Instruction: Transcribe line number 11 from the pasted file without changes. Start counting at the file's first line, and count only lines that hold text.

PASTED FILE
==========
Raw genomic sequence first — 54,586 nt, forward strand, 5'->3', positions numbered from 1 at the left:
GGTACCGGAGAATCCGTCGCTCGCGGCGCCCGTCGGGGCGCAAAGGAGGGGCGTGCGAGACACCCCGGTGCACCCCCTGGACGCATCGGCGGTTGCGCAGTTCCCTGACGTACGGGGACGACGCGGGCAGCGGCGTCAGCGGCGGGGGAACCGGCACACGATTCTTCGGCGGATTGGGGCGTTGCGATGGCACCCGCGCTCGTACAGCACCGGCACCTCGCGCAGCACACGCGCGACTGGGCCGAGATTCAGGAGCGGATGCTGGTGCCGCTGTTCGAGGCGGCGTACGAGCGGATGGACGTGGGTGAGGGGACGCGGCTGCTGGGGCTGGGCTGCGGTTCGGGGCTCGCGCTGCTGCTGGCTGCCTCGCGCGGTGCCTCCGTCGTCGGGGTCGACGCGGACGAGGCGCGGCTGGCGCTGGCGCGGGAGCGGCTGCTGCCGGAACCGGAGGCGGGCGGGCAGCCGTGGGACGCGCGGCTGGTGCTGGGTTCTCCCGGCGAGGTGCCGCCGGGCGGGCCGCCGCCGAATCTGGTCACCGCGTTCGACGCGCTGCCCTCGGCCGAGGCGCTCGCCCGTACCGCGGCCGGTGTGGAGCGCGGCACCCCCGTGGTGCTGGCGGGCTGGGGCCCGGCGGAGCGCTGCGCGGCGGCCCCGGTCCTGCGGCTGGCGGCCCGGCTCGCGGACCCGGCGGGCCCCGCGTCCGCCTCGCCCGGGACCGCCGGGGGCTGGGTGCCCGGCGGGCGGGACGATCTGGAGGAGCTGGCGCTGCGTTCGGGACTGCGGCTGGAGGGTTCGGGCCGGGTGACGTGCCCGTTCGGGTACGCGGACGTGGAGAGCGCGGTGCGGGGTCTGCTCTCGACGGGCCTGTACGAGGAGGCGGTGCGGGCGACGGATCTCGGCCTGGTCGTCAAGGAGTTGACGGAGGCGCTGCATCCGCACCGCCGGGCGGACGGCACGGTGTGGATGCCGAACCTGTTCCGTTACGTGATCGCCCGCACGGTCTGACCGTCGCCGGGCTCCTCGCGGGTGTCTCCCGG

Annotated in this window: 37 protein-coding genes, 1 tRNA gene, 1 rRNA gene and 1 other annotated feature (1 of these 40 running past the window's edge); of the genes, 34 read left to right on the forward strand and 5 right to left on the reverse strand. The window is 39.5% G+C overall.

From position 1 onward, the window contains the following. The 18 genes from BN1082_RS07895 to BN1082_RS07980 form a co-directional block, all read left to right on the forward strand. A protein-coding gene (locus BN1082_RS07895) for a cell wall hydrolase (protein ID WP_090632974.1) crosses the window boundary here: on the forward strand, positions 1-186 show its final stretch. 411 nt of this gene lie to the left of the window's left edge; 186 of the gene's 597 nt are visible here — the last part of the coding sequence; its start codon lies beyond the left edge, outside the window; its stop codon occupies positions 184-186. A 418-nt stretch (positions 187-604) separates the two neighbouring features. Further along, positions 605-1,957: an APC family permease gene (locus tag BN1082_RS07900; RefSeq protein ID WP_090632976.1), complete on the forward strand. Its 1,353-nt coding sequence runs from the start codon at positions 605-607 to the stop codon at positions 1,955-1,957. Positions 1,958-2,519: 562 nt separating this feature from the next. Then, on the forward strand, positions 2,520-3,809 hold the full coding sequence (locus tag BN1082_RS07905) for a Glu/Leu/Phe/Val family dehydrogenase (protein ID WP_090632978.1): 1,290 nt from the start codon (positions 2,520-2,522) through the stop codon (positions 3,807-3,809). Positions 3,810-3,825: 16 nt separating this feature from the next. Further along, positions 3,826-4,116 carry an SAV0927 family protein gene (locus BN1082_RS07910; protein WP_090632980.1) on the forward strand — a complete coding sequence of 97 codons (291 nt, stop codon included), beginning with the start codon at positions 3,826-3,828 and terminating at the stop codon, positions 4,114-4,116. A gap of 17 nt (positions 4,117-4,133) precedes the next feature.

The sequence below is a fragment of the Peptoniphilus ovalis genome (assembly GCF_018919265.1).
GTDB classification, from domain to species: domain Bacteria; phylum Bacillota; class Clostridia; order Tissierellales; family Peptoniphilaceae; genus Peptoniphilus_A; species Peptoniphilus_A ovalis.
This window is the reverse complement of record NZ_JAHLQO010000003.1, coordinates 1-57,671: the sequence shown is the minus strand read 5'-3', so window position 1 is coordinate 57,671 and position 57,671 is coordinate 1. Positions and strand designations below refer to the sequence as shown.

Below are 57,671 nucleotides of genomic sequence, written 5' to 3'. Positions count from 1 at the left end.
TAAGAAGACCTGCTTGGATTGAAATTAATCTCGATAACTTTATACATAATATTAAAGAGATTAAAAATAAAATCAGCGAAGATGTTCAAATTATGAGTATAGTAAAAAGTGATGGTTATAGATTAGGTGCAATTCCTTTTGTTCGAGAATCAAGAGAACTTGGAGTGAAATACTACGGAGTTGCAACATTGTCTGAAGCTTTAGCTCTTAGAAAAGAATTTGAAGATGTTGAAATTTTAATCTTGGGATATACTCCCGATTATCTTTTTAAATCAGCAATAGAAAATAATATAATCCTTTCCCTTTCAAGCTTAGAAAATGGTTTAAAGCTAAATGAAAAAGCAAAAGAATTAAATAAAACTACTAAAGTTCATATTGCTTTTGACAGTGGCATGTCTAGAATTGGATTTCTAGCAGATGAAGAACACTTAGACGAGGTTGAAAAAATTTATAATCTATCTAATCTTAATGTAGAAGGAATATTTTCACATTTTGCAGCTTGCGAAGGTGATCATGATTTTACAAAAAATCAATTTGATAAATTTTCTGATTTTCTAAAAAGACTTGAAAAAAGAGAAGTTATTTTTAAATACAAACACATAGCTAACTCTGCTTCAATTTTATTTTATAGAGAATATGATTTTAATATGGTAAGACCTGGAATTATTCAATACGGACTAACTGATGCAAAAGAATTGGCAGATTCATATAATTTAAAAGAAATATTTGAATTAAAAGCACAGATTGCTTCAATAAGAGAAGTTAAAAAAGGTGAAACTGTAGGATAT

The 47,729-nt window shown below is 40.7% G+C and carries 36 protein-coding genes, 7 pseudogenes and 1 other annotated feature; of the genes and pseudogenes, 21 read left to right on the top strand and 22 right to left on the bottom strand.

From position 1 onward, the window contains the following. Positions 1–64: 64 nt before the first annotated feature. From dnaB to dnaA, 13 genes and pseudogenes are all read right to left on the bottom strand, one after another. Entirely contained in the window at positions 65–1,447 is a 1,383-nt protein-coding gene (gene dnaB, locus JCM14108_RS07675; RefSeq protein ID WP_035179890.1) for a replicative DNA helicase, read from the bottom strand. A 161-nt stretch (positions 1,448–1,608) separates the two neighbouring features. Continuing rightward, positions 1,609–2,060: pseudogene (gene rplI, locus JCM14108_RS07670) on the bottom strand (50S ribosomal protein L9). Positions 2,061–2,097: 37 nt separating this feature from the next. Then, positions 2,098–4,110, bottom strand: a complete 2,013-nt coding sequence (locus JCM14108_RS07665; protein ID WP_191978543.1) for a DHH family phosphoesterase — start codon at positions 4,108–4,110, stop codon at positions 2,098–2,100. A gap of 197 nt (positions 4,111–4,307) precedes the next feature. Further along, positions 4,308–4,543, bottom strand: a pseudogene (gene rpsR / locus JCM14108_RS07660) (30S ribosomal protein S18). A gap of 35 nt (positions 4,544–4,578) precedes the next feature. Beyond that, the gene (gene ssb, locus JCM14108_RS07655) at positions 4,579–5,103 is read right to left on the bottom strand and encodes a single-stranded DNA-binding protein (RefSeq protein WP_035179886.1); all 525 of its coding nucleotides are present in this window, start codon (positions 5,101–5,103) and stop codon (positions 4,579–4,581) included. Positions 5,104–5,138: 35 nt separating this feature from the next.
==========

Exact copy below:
From position 1 onward, the window contains the following. Positions 1–64: 64 nt before the first annotated feature. From dnaB to dnaA, 13 genes and pseudogenes are all read right to left on the bottom strand, one after another. Entirely contained in the window at positions 65–1,447 is a 1,383-nt protein-coding gene (gene dnaB, locus JCM14108_RS07675; RefSeq protein ID WP_035179890.1) for a replicative DNA helicase, read from the bottom strand. A 161-nt stretch (positions 1,448–1,608) separates the two neighbouring features. Continuing rightward, positions 1,609–2,060: pseudogene (gene rplI, locus JCM14108_RS07670) on the bottom strand (50S ribosomal protein L9). Positions 2,061–2,097: 37 nt separating this feature from the next. Then, positions 2,098–4,110, bottom strand: a complete 2,013-nt coding sequence (locus JCM14108_RS07665; protein ID WP_191978543.1) for a DHH family phosphoesterase — start codon at positions 4,108–4,110, stop codon at positions 2,098–2,100. A gap of 197 nt (positions 4,111–4,307) precedes the next feature. Further along, positions 4,308–4,543, bottom strand: a pseudogene (gene rpsR / locus JCM14108_RS07660) (30S ribosomal protein S18). A gap of 35 nt (positions 4,544–4,578) precedes the next feature. Beyond that, the gene (gene ssb, locus JCM14108_RS07655) at positions 4,579–5,103 is read right to left on the bottom strand and encodes a single-stranded DNA-binding protein (RefSeq protein WP_035179886.1); all 525 of its coding nucleotides are present in this window, start codon (positions 5,101–5,103) and stop codon (positions 4,579–4,581) included. Positions 5,104–5,138: 35 nt separating this feature from the next.